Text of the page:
11. Carry a Big Stick: Ancient Indian Political Thought

Posted on 7 February 2016

Two figures from the Mauryan dynasty, Kauṭilya and the king Aśoka, set out contrasting ideas about the ideal political rule.

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Further Reading

• R. Choudhary, Kautilya’s Political Ideas and Institutions (Varanasi: 1971).

• J. Gonda, Ancient Indian Kingship from the Religious Point of View (Leiden: 1966).

• N.A. Nikam and R. McKeon (trans.), The Edicts of Asoka (Chicago: 1966).

• P. Olivelle (ed.), Aśoka in History and Historical Memory (Delhi: 2009).

• P. Olivelle, King, Governance and Law in Ancient India: Kauilya’s Arthaśastra (Oxford: 2013).

• J.S. Strong, The Legend of King Aśoka (Princeton: 1983).

• R. Thapar, Aśoka and the Decline of the Mauryas (Oxford: 1961).

• A.A. Vigasin and A.M. Samozvantsev, Society, State and Law in Ancient India (New Delhi: 1985).

Comments

Prabhakar Gond… 11 February 2016

I have listened with great interest your podcast on Indian philosophy. Listening to the section on Buddha, I was surprised to hear you refer to 'stuupa' as a burial mound. Why would Ashoka have built thousands of burial mounds? Who/What was buried in these mounds.

The pre-Buddhist stuupas may have been burial mounds, but the Buddhist stuupas (to my knowledge) were never used to mark an interred body. The Buddhist stuupas did (and probaby still do) hold holy relics but no dead bodies. As, I am sure you know, the stuupas of Sanchi, Sarnath etc are large 'empty' spaces used for devotional purposes and meditation. Perhaps these should be called 'chaityas' with a stuupa

Peter Adamson 14 February 2016

In reply to by Prabhakar Gond…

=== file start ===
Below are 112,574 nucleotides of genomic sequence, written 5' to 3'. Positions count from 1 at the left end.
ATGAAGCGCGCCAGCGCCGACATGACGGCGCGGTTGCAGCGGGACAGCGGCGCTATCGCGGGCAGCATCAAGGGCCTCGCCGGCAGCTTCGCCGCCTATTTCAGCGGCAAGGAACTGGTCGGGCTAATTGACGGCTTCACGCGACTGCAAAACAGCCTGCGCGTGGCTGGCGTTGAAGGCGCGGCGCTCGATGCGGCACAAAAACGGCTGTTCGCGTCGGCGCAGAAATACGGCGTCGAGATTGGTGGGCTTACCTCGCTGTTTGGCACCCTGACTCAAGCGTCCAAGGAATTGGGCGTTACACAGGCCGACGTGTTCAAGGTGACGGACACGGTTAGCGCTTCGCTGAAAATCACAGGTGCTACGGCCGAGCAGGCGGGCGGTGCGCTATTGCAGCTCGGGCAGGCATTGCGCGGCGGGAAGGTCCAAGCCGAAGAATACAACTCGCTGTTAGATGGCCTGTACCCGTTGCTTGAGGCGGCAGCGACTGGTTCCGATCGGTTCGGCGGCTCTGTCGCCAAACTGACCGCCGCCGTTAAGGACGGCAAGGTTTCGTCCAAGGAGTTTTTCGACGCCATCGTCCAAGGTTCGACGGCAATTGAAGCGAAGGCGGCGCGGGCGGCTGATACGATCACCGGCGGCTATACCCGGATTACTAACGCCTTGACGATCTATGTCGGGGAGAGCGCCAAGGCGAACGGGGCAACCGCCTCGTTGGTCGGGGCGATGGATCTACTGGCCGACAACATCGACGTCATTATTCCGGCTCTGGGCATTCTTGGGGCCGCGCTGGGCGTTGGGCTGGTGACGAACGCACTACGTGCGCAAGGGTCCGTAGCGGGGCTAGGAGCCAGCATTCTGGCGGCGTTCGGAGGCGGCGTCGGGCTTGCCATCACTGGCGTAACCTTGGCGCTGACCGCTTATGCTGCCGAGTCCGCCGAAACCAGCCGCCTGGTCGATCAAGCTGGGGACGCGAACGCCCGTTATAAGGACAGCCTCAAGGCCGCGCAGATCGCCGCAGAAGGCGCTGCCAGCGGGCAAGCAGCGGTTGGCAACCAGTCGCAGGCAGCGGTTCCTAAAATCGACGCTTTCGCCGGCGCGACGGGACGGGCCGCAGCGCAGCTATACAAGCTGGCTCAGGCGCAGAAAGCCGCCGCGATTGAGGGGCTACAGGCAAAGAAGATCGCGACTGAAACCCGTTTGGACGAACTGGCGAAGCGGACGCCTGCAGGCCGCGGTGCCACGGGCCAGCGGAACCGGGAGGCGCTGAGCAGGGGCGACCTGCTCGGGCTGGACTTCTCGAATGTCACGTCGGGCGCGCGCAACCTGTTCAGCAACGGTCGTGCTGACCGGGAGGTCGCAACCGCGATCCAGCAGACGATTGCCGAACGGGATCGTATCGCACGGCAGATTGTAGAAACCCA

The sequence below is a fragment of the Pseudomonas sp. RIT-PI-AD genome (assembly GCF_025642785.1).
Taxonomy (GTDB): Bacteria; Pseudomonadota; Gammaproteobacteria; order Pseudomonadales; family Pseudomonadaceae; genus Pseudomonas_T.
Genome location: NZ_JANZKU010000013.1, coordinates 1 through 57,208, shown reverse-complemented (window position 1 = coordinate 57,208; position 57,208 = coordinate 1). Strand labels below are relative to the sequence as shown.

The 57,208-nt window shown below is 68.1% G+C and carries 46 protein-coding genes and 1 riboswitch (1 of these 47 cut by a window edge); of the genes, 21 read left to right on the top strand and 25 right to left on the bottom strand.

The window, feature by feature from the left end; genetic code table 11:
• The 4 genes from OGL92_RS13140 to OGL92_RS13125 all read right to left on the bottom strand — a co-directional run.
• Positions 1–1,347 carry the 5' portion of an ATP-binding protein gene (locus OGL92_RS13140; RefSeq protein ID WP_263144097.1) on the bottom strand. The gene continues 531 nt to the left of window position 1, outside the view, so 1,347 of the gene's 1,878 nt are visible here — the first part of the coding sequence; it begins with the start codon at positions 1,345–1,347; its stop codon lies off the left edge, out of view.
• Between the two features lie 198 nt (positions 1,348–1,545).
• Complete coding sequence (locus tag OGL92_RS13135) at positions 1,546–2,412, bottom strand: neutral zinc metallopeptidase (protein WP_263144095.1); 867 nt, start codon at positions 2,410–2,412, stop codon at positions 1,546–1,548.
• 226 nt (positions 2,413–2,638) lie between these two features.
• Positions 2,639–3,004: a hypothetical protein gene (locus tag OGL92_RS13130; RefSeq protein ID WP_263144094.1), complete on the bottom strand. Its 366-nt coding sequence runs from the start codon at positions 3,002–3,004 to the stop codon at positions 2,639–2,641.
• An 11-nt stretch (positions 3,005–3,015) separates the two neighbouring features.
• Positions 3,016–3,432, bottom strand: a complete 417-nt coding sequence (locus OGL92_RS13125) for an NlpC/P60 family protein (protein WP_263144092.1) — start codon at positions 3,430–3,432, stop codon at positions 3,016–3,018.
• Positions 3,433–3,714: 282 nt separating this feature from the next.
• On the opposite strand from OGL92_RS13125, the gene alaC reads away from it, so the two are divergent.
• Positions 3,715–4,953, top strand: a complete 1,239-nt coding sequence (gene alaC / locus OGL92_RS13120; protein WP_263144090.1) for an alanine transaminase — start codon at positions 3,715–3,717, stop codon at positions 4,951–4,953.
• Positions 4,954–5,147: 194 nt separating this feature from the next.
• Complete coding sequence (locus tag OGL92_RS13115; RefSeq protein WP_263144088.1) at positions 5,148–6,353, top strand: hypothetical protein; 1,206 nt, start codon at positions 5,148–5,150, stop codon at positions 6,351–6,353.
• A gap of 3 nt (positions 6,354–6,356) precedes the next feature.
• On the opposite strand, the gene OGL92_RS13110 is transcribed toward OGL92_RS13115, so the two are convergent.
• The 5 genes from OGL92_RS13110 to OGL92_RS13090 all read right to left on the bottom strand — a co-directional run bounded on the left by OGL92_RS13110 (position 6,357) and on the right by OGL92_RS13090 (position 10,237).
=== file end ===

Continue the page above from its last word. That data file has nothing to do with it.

Thanks for the comment - obviously this isn't my area of expertise but from what I read I believe the idea is that stupas were indeed burial mounds, and continued to be built to house the bodies of Buddhist monks and nuns. However they could also house relics, so perhaps "reliquary" might be a better term (though for me that conjures up more the image of a jeweled container than an architectural structure, which is what we are talking about here),

Tarun G 11 November 2022

I can always use Google or other third-party engines to search in the HOPWAG site. But I'm curious if an in-site search has been considered.

Also, did you (Peter Adamson) yourself build the site, or there's a team of engineers who handle the tech work, while you're focused on the writing and podcasting?

Finally, LMU Munich and KCL support this project, but have you also considered the Khan Academy-style nonprofit model to keep it going? Open to donations from individuals as well as philanthropic and research grants from univs.

Actually as a moderator of the website I do have a search function, maybe we can think about making that available for everyone. The web designer is Julian Rimmer, he does all that technical stuff!

Thanks for the suggestion about the nonprofit - maybe a possibility for when I retire, but for now I have the backing of both universities so I am all set. (The costs are not crazy high anyway, podcasting is pretty cheap.)

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